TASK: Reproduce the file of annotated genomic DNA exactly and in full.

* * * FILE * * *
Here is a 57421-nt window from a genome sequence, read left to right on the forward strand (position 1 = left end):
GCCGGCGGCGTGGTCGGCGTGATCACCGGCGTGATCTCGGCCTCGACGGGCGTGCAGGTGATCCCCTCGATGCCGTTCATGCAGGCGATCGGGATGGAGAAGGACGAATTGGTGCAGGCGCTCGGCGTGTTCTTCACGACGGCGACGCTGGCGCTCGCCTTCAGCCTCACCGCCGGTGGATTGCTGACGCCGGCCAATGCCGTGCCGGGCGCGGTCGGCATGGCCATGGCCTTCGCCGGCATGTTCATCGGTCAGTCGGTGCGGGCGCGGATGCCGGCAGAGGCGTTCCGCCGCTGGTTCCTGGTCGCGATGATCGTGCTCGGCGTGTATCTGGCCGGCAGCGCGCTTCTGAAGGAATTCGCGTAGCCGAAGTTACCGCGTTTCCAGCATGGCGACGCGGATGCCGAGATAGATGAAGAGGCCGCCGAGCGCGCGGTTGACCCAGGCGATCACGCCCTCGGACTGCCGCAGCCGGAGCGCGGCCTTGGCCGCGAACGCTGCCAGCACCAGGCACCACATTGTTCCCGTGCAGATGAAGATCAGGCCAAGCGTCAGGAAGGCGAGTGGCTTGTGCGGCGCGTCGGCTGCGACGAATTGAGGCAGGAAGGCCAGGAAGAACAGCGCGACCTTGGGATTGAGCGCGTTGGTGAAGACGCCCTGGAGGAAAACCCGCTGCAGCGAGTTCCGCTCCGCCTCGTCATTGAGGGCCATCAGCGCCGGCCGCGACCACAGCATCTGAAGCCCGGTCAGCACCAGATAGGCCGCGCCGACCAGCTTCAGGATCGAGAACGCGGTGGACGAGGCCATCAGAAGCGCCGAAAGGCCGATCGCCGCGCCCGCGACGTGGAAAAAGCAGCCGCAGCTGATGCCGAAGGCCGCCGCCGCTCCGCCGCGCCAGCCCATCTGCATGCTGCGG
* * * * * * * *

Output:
Here is a 57421-nt window from a genome sequence, read left to right on the forward strand (position 1 = left end):
GCCGGCGGCGTGGTCGGCGTGATCACCGGCGTGATCTCGGCCTCGACGGGCGTGCAGGTGATCCCCTCGATGCCGTTCATGCAGGCGATCGGGATGGAGAAGGACGAATTGGTGCAGGCGCTCGGCGTGTTCTTCACGACGGCGACGCTGGCGCTCGCCTTCAGCCTCACCGCCGGTGGATTGCTGACGCCGGCCAATGCCGTGCCGGGCGCGGTCGGCATGGCCATGGCCTTCGCCGGCATGTTCATCGGTCAGTCGGTGCGGGCGCGGATGCCGGCAGAGGCGTTCCGCCGCTGGTTCCTGGTCGCGATGATCGTGCTCGGCGTGTATCTGGCCGGCAGCGCGCTTCTGAAGGAATTCGCGTAGCCGAAGTTACCGCGTTTCCAGCATGGCGACGCGGATGCCGAGATAGATGAAGAGGCCGCCGAGCGCGCGGTTGACCCAGGCGATCACGCCCTCGGACTGCCGCAGCCGGAGCGCGGCCTTGGCCGCGAACGCTGCCAGCACCAGGCACCACATTGTTCCCGTGCAGATGAAGATCAGGCCAAGCGTCAGGAAGGCGAGTGGCTTGTGCGGCGCGTCGGCTGCGACGAATTGAGGCAGGAAGGCCAGGAAGAACAGCGCGACCTTGGGATTGAGCGCGTTGGTGAAGACGCCCTGGAGGAAAACCCGCTGCAGCGAGTTCCGCTCCGCCTCGTCATTGAGGGCCATCAGCGCCGGCCGCGACCACAGCATCTGAAGCCCGGTCAGCACCAGATAGGCCGCGCCGACCAGCTTCAGGATCGAGAACGCGGTGGACGAGGCCATCAGAAGCGCCGAAAGGCCGATCGCCGCGCCCGCGACGTGGAAAAAGCAGCCGCAGCTGATGCCGAAGGCCGCCGCCGCTCCGCCGCGCCAGCCCATCTGCATGCTGCGG